Autism Curriculum at ABC

Autism Curriculum at ABC

Our curriculum is loosely divided into three sections that progress as your child grows, develops, and learns new skills. It begins with fundamental and basic skills necessary to learn. From there, our individualized program takes your child through a progression of skills that leads them to self-sufficiency. Once your child has completed our program, they will be competent in the essential skills required to be successful in a typical classroom setting. Our goal is to guide your child to independence in the classroom.

Depending on need, programs can be up to 6 days per week. Some children have a full-time comprehensive program that can be an upwards of 40 hours per week. Others have a more focused approach & those programs vary from 12-25 hours per week. Programs relating to relationships with families can last several years.

The Beginning Curriculum

This set of programs is designed to assist a child in “learning how to learn.” It heavily emphasizes skills that provide the very foundation for learning the more advanced skills that people associate with development throughout the early years of life. These programs specifically target skills relating to: imitation, matching, early receptive language, basic attending skills, and fine/gross motor skills.

What does this mean and what does it look like? In a nutshell, on Day 1 of your child’s therapy, our therapy team will be targeting some very basic skill sets and important therapeutic goals:

  • Increasing tolerance to demands
  • Sitting in a chair for an extended period of time
  • Properly handling materials (i.e., cards, toys)
  • Building rapport with teams members
  • Identifying important motivators

The Intermediate Curriculum

This program is designed to use the skills learned in the early curriculum to begin learning the skills that are more closely associated with developing social skills, pre-academic skills and increasing quality of life. It is in these programs that the child begins to use vocalizations to identify objects. In other words, this is where a child typically begins to speak for the first time.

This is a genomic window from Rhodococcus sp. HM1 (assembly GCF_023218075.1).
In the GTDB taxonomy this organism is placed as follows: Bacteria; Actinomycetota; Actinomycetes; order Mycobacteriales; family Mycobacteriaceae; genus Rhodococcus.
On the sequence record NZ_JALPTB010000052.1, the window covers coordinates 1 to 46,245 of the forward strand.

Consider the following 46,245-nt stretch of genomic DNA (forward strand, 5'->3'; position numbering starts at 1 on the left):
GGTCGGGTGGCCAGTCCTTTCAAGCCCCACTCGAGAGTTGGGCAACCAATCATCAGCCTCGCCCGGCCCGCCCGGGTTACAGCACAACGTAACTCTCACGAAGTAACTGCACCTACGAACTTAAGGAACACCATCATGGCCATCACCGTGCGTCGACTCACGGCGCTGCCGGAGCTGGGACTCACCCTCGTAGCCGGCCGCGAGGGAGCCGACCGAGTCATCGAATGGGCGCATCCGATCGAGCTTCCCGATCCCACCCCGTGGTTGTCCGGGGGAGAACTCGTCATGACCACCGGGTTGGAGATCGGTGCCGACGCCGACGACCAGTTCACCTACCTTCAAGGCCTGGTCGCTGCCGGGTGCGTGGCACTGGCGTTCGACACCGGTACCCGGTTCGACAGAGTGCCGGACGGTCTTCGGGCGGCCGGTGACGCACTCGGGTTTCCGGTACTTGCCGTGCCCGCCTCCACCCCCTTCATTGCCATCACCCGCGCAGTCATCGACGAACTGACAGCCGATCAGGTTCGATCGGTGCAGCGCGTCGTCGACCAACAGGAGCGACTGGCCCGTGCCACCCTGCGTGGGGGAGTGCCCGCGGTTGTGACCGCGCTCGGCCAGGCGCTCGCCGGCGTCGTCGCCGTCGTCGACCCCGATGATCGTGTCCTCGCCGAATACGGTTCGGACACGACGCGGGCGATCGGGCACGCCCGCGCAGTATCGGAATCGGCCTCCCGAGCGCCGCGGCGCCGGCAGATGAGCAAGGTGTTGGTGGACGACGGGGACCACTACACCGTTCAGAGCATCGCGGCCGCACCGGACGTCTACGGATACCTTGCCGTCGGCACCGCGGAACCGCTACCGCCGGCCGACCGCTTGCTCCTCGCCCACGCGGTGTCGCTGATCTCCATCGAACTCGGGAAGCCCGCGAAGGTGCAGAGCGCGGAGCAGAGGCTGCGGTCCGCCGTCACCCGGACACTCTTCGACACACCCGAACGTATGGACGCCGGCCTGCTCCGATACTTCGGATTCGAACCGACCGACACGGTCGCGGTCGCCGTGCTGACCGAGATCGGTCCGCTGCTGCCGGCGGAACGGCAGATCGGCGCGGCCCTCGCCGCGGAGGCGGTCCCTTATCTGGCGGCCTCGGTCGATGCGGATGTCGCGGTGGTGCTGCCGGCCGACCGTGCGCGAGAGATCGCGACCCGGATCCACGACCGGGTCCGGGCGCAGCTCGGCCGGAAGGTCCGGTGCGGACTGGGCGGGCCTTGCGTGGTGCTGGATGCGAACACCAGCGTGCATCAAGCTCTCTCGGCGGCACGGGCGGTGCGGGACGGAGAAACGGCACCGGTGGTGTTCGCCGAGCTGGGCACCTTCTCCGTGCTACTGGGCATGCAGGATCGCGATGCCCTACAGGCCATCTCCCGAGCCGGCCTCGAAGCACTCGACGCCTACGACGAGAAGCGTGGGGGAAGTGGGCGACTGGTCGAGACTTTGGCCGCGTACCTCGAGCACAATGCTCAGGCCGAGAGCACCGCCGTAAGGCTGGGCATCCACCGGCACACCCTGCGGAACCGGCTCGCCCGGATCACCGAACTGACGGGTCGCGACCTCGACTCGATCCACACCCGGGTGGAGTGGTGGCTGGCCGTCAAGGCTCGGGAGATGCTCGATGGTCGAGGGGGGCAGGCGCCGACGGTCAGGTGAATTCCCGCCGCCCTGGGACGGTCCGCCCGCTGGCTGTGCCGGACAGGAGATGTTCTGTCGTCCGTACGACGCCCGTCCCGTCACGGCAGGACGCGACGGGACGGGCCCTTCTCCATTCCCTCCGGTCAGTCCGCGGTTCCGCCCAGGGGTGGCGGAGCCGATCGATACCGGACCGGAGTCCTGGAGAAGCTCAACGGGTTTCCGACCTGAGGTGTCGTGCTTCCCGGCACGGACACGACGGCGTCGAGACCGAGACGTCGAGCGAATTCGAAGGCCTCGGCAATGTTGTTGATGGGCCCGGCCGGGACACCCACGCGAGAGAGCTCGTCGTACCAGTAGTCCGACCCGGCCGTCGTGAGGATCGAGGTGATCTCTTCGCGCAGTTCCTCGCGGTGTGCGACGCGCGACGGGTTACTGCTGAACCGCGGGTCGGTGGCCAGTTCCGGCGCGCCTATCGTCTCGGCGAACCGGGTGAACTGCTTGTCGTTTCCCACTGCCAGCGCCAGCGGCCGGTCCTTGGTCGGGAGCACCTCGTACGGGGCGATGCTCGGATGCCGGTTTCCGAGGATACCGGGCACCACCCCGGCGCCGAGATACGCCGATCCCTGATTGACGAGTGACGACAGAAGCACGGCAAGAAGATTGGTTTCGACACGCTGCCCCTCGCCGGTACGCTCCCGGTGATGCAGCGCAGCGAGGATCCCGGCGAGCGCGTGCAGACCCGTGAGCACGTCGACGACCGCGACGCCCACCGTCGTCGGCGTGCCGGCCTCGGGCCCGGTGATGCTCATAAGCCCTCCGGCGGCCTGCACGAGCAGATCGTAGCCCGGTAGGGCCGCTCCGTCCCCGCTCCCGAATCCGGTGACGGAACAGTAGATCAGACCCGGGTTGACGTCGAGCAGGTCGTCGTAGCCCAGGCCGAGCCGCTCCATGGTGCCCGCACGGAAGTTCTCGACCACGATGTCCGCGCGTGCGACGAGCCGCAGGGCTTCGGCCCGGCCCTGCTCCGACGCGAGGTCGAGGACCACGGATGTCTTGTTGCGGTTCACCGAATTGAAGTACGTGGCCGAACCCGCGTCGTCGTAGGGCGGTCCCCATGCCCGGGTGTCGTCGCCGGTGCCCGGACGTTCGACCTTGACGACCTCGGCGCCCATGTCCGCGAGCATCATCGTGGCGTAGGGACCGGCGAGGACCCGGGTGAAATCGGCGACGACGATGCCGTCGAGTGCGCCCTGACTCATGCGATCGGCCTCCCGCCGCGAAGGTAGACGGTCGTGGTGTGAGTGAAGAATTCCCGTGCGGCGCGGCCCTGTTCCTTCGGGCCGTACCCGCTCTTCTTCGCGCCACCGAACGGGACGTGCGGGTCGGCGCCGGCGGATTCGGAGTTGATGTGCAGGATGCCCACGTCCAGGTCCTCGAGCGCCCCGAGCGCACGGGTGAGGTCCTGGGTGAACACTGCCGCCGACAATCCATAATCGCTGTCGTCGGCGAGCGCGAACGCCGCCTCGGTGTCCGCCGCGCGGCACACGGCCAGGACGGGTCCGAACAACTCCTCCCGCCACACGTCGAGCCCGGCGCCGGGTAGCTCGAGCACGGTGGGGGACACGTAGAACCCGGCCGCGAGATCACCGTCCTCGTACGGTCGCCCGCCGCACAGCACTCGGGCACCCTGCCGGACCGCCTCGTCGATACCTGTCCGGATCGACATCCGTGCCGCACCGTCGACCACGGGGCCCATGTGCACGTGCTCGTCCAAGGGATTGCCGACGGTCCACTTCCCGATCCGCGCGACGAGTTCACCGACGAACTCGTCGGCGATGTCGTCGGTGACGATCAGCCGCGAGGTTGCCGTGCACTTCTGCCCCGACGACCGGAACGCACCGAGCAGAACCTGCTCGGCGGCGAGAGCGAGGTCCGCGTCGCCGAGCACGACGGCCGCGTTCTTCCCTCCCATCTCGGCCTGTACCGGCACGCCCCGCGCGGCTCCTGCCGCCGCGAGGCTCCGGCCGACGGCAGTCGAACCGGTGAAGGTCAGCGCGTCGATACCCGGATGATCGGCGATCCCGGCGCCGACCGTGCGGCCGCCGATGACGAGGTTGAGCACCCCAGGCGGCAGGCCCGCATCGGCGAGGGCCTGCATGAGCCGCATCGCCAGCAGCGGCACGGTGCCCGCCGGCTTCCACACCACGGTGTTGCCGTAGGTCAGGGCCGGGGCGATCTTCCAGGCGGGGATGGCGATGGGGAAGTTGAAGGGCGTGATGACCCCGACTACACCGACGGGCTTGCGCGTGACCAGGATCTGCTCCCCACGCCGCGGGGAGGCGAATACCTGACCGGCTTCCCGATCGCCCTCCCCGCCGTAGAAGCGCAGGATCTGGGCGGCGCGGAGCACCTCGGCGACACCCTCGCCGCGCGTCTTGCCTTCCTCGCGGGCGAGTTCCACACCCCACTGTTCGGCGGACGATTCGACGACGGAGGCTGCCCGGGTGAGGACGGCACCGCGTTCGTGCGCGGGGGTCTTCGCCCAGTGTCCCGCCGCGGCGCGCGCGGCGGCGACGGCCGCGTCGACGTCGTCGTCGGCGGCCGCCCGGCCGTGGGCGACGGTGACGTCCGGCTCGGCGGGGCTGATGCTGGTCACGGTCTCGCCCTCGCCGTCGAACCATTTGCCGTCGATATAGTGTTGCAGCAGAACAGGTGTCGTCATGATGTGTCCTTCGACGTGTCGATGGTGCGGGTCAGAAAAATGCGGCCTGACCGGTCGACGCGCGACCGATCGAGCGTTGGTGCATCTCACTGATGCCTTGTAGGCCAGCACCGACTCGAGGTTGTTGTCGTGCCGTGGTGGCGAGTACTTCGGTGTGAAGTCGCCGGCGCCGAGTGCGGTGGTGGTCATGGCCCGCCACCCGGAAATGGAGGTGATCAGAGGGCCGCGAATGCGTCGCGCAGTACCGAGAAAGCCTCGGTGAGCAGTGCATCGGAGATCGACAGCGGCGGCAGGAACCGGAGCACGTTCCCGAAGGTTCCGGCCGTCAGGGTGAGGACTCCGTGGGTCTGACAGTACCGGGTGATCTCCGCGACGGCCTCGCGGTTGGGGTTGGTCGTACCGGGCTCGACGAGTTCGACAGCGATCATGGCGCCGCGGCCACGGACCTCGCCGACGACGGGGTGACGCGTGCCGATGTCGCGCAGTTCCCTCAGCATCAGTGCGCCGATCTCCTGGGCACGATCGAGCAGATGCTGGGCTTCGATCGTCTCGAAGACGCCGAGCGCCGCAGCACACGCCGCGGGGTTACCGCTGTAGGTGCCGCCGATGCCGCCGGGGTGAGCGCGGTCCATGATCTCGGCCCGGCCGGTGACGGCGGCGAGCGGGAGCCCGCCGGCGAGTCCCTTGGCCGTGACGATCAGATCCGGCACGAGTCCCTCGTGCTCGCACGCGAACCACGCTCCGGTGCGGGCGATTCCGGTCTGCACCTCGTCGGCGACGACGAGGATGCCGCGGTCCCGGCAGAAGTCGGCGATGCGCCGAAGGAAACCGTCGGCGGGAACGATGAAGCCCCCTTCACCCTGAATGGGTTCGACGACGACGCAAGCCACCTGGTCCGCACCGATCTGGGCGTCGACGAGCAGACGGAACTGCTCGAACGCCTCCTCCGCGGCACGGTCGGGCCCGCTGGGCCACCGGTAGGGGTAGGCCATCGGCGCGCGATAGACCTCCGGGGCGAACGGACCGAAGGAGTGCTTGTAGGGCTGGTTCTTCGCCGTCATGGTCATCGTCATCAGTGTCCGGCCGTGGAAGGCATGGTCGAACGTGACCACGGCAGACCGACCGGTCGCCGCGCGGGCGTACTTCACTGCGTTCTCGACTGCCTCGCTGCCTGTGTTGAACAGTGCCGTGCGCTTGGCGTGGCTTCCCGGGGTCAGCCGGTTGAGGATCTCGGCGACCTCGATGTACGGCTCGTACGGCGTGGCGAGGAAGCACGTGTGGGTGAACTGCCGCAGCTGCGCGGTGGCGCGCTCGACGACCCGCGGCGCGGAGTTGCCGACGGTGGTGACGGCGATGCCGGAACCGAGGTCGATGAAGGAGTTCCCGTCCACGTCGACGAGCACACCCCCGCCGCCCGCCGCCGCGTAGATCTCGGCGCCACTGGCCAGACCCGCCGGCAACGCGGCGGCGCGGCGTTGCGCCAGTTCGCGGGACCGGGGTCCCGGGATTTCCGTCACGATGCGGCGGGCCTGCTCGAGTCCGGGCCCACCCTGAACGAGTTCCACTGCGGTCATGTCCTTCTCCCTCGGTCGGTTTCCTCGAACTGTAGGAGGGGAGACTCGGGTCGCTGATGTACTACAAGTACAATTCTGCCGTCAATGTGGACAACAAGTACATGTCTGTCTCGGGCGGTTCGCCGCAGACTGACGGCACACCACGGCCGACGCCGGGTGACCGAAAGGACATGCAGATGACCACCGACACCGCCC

More advanced skills include:

  • Basic math
  • Handwriting
  • Early reading
  • Early conversation skills (i.e., answering questions, responding to social greetings)
  • Learning to spend downtime on appropriate play activities (puzzles, games, books, etc.)

The Advanced Curriculum

By this point in the program, the child has mastered the ability to imitate the sounds required to make words, and has moved onto phrases, as well as sentences. In many cases, the child is now learning to speak based on what is being said (by parents, brothers and sisters) in their natural environment. The focus of the program shifts toward having more appropriate social interactions through conversation, reading gestures, social queues and nonverbal communication. Another major focus of this portion of the program is on advancing play skills, and using free time to engage in appropriate activities. The goal of the final stage of the program is to enhance independence and quality of life.

Some common activities and skills targeted in this area would include:

  • Highly structured play and social groups that require independent and spontaneous use of the social skills already acquired
  • Listening and compliance in group instruction settings
  • Inclusion into social and play activities in the community (i.e., swimming, gymnastics)
  • Pre-academic and academic skills (reading comprehension, math story problems, writing sentences)

Important Life Skills

In addition to providing ABA therapy services, ABC also offers programs to assist with important life skills. We have a potty training and feeding program, as well as programs that involve different types of therapy: Parent Training and Peer Interaction Therapy. If you’re interested in learning more about these programs, click here!